A few hours before they set up URGE Christchurch, URGE Events owner-operators Paul Heard and Alan Granville meet Oliver Hall in a sunny brewery courtyard to get grilled on why, 25 years on, they still have the Urge to put on a party!

It’s 25 years since K Road’s URGE Bar opened its doors at 490 K Road, opened by Peter Taylor, Larry Quickenden and Phillip Stack. When they all respectively moved on, Paul and Alan took it over, until URGE permanently closed its doors in 2014. While it has never returned as a venue, within a few months of the closure, Paul and Alan started URGE Events, bringing their bearish brand to parties across the country.

I say ‘bear-ish’, the two have opted to drink wine not beer when we meet at Christchurch’s best brewery, I guess you can’t be on-brand all the time.


“It’s just celebrating all that URGE has been over the last 25 years. All the people who we’ve affected one way or another… that little bar was meant a lot to a lot of people who are still supporting us, so it’s a celebration of them,” says Alan Granville, an Irish-born Kiwi with a cheeky grin, who has resided in NZ for 18 years (17 of which have involved running URGE).

“You will get a mix of people that you probably won’t get at many other gay events in New Zealand, a very friendly welcome at the door and great DJs. It’s fun, dirty and sexy.” He concludes.

Granville is sitting next to his husband Mick, and opposite his business partner and ex, Paul Heard. The two were together for eight years, when they decided to go their seperate ways but remained in business together. 

“It was our eighth anniversary meal,” Alan tells me, as I pry into their personal lives while tucking into some calamari. “We just looked at each other and asked, ‘do you want to do this anymore?’ We mutually agreed to move on.”

“He really wanted to go live in Australia, and fair enough, but I didn’t, and we just thought, ‘this is the end’, adds Paul, a Kiwi so synonymous with Auckland’s bear community, even before he took over the bar.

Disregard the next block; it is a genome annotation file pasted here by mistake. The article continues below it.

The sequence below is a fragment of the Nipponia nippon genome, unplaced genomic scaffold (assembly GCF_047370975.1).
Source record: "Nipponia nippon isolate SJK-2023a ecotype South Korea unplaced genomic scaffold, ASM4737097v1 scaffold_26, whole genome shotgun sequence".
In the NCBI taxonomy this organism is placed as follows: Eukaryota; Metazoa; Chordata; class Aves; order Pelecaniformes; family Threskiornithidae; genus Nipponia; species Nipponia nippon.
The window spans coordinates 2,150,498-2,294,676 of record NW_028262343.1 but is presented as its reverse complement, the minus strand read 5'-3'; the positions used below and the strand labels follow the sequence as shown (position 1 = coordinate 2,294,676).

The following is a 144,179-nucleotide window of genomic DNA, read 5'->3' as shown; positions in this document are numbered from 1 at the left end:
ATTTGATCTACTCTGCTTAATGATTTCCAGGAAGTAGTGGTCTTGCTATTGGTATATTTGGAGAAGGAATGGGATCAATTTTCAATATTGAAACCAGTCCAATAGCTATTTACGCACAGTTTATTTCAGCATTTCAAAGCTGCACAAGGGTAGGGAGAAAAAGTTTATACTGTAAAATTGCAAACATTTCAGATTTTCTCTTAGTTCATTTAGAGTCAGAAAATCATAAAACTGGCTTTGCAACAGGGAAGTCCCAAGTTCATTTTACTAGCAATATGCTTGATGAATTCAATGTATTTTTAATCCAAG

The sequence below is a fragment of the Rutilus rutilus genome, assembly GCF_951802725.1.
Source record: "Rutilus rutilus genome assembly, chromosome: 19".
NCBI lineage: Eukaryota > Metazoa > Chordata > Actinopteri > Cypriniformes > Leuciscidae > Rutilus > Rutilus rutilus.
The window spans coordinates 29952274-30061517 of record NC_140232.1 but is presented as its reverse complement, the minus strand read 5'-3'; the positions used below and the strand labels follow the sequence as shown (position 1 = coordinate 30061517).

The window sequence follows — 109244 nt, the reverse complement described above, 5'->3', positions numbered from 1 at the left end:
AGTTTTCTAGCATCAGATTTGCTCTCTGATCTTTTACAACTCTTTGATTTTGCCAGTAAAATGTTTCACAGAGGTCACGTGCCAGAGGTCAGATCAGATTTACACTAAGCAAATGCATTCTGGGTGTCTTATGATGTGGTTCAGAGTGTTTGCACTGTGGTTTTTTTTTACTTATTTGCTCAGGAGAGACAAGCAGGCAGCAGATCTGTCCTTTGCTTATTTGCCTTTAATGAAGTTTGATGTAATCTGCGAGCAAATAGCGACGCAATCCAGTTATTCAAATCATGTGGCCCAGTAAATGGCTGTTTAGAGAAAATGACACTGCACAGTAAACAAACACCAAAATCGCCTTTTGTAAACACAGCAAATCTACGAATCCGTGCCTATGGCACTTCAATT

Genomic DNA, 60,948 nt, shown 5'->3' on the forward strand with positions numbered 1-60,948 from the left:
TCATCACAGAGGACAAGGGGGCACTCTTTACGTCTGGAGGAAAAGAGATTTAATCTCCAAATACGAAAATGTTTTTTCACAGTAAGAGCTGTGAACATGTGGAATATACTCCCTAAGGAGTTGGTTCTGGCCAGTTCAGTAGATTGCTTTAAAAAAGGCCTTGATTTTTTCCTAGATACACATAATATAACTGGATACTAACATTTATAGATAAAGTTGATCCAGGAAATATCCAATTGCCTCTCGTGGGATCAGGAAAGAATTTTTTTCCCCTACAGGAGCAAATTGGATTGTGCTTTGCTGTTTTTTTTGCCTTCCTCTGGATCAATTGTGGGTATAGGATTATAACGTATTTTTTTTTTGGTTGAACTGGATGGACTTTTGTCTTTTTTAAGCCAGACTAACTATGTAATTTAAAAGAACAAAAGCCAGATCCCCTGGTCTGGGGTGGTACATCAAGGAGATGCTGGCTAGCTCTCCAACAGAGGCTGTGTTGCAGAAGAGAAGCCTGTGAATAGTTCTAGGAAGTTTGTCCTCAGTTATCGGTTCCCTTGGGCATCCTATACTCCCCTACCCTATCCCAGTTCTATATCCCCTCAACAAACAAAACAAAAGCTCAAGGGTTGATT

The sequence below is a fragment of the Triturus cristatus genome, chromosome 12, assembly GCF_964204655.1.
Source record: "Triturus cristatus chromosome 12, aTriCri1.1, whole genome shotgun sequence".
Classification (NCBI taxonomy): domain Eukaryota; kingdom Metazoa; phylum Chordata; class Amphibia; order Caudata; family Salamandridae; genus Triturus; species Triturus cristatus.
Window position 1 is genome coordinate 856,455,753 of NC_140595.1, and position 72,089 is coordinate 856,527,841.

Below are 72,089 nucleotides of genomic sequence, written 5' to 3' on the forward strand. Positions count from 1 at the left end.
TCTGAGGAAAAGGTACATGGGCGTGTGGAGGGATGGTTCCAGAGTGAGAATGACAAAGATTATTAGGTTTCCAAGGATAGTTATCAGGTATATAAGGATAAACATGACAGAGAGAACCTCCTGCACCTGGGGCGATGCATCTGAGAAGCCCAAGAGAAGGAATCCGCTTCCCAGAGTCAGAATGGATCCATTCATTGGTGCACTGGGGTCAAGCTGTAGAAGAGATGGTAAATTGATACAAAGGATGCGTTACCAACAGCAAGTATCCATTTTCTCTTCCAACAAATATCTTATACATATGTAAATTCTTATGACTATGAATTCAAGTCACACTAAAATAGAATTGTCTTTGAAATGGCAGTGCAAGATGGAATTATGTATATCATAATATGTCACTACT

While in Australia, Alan still coordinated events and promotions for URGE; in Auckland, Paul continued to run the bar. 

“Australia didn’t work out and I came back,” says Alan matter-a-factly. “So we picked back up but not too long after, the bar had to close.”

At URGE Events’ inaugural party following the closure, Alan’s future husband was the first person to walk in the door. 

Alan labels the relationship the three now have as ‘wonderfully weird.’

“It’s amazing to be still with my business partner, and former partner, and actually still communicate. I couldn’t have imagined doing this with anybody else!” He tells us warmly. 

That warmth is reflected in Paul’s voice as he describes their relationship with their patrons.

“They’re really supportive and caring. During COVID that was quite amazing. We kept canceling parties. Ticketek gave people the option to donate some of the ticket back or get a full refund and it was amazing how many people gave something back!” He exclaims.

URGE Events has transcended an audience of who fondly remember the bar.  “There’s a whole new generation of people that come to our parties. A whole heap who have never been to 490 K Road. They seem to love them, because they keep coming back,” says Paul.

Which begs the question, is there an appetite for one of our major cities for a men’s bar like URGE again?

“There probably is in principle,” theorises Paul, before providing a breakdown of the reality of hospitality’s current plight.  

“Ask your friends in London. Soho has cheaper rents than Auckland. An 89 square meter space in Soho is around 50,000 pounds a year to rent. It’s $160,000 in Auckland. And in New Zealand, you pay for all the outgoings. Over there the landlord pays for everything!”

“It’d be great if somebody wanted to set one up,” chimes in Alan. “It’d be quite brave. They’d have to have some very good financial backers, and we would certainly support whoever would like to do that. Good luck to them.”

I press the question if Alan’s hometown of Wellington would make a better spot, but the answer remains: “We personally would never do it again.”

“I’m enjoying the pop up URGE parties,” admits Paul. “There’s less pressure on us not having to worry about rent, wages or stock.”

“And these days, when we have a party, I have to have at least the Monday off work because I can’t keep up otherwise,” laughs Alan.

If you buy a final release URGE 25 ticket from express recommends taking the Monday off. URGE 25 takes place on Saturday 12 November at Auckland’s Phoenix Cabaret with shows from Anita Wigl’It and Ivana Drink and DJ sets from James Leuii, Everett Wayne and WinnerMick.

Urge 25 Poster design | Simon Stockley.